One of the oldest yet still thriving cities in the world, Beijing has witnessed periods of historical greatness and cultural upheavals. Closed to the foreigners for many years, Beijing has finally opened up and has undergone a very impressive architectural and cultural transformation. The city welcomes visitors from all over the world and allow them to experience some elements of true Chinese culture for the first time. And this is why, we place Beijing as one of the highly recommended honeymoon destinations for couples who are curious about Asian history, both ancient and modern, in all its forms, shapes and …smells – without any doubt, Beijing is one of the greatest culinary capitals of the world!
In many ways, Beijing defies one’s expectations: similar to many other Asian metropolises, it is more urbanized than its European counterparts, such as London or Prague. Sadly, not too many historic properties and architectural styles have been preserved. As a result of swift modernization, the number of traditional streets (hutong) and courtyard residences (siheyuan) significantly declined. Luckily for visitors, there are still around 500 historic courtyards left in the city that are definitely worth of exploring. Built according to the principles of Feng Shui, an ancient aesthetic and practical approach to balancing life’s energy, a typical siheyuan had four buildings. The northernmost one receives the most sunlight, hence it was always reserved for the most important family members; the eastern and western buildings got less direct sunshine and were reserved for either less important relatives or children. The easternmost part received the least daylight and usually housed servants. Interestingly, unmarried daughters or female relatives were hidden in the deepest sections of the residence since it was considered that they should not be exposed to either the public or sunlight. The gates usually had a pair of guardian lions carved out of stone. It was believed that they protected a household from evil spirits and spells. There are a lot of minutiae details that need to be interpreted in order to gain a true understanding and appreciation for amazing cultural aspects. And this is why it is important to have a good local guide. According to the TripAdvisor ranking, Catherine Lu Tours, Beijing Sideways and Private Tour Guide Daphne are the best!
There are a few must-see attractions, such as the Forbidden City, the Great Wall, and Summer Palace. Former imperial seat, The Forbidden City is a huge complex of palaces, temples, and stone gardens that was originally built in the beginning of the 15th century. It was burnt, rebuilt, sacked, destroyed and reconstructed several times! For most of its existence, no Chinese commoners, let alone foreigners were allowed to step into its territory. Declared a World Heritage Site in 1987 by the UNESCO, The Palace Museum as it is known these days, sheds light into old Chinese customs, beliefs, rituals and court culture. For example, colours and numbers play are very important symbols that conveyed the power of the imperial family. It is said that there are nearly 9000 rooms in the palace – nine was considered to be the highest value ordinal. Only the Heavenly Palace could have more rooms because 10000 symbolizes infinity in the Chinese culture. Golden yellow, purple and red were associated with royalty; hence, there are many elements painted these colours.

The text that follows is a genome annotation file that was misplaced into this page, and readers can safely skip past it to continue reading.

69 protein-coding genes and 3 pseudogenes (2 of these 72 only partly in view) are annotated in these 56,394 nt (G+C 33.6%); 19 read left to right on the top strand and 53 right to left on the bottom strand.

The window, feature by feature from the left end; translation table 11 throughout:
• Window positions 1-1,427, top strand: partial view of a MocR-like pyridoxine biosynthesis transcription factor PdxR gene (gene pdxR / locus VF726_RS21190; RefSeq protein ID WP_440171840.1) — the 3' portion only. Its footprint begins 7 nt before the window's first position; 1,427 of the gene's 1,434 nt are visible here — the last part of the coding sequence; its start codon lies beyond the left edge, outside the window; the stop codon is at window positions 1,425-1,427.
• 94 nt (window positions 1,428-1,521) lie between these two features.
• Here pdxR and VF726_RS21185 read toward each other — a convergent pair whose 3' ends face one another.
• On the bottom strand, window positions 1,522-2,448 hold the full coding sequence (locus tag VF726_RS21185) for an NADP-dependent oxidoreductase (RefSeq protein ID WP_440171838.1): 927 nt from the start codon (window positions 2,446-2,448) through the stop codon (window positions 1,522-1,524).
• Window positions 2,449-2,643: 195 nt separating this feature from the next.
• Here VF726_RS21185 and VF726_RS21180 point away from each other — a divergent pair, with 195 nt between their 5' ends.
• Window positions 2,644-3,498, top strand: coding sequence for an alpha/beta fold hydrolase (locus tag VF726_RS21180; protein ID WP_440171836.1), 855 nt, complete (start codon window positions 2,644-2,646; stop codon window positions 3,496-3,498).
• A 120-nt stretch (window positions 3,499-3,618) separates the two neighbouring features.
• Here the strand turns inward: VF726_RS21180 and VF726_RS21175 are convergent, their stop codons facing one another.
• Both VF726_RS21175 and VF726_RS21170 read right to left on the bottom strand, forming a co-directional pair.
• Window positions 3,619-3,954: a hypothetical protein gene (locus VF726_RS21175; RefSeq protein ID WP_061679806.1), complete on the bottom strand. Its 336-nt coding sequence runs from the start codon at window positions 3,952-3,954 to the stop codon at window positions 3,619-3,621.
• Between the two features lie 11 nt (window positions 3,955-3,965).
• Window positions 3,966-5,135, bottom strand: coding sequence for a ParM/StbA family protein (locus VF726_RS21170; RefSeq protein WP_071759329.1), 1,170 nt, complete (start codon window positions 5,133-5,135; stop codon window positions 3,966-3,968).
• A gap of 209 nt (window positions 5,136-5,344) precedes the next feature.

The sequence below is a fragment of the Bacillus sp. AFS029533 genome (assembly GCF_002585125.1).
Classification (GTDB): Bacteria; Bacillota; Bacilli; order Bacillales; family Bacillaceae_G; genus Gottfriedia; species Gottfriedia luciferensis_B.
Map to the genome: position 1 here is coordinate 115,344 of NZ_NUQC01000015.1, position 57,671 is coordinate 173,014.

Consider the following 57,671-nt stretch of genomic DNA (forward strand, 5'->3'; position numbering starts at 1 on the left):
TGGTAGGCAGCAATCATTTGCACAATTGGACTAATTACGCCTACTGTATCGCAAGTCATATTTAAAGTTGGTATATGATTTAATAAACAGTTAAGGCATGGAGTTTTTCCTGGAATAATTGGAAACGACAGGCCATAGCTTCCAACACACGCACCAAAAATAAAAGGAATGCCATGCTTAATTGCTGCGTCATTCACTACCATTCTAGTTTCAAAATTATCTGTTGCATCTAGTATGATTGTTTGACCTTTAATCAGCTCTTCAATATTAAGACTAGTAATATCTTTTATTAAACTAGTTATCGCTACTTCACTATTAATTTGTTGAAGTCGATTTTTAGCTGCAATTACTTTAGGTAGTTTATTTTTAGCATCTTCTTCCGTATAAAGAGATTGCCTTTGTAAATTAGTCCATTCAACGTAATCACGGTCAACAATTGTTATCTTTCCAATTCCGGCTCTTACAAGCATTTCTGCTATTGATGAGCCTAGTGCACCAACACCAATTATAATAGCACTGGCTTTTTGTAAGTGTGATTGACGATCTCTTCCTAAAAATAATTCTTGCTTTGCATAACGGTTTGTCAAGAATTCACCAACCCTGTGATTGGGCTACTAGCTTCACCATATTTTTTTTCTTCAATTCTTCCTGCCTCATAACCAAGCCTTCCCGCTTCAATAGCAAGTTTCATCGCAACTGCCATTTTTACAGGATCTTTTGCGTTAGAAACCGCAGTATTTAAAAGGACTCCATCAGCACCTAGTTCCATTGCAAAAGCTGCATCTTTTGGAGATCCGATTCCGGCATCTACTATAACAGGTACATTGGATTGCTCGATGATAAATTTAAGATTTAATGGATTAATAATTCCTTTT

Stretching for nearly 4,000 miles across the country, the Great Wall lies just outside of the city. Visiting the site will actually allow you to see some countryside. Be ready to spend almost the whole day during your Great Wall sojourn – the popularity of this seventh wonder of the world means long line-up; to avoid them, consider traveling to a nearby town of Mutianyu.
All the foodies should visit the city at least once in their lifetime! there is a reason why Beijing (or Pekin) duck acquired its name – this world-famous dish was popularized over 600 years ago. Not surprisingly, Beijing boasts to have one of the oldest Pekin duck serving restaurants called Bianyifang. Originally opened in 1416, it eventually evolved in haute cuisine eatery, one of the many the city has to offer. If you are tea lovers , should definitely visit one of the numerous Beijing tea houses and indulge yourselves in an exquisite tea ceremony during which a tea vendor gracefully brews varieties of tea and explains their subtle differences. Many of such places are designed in a traditional Chinese style, and create a unique, very relaxing and peaceful atmosphere.
Beijing is a great place to spend your honeymoon during any season; however, the best time to travel to Beijing is late spring and early fall when it is warm, dry and sunny. Enjoy discovering its culture and history!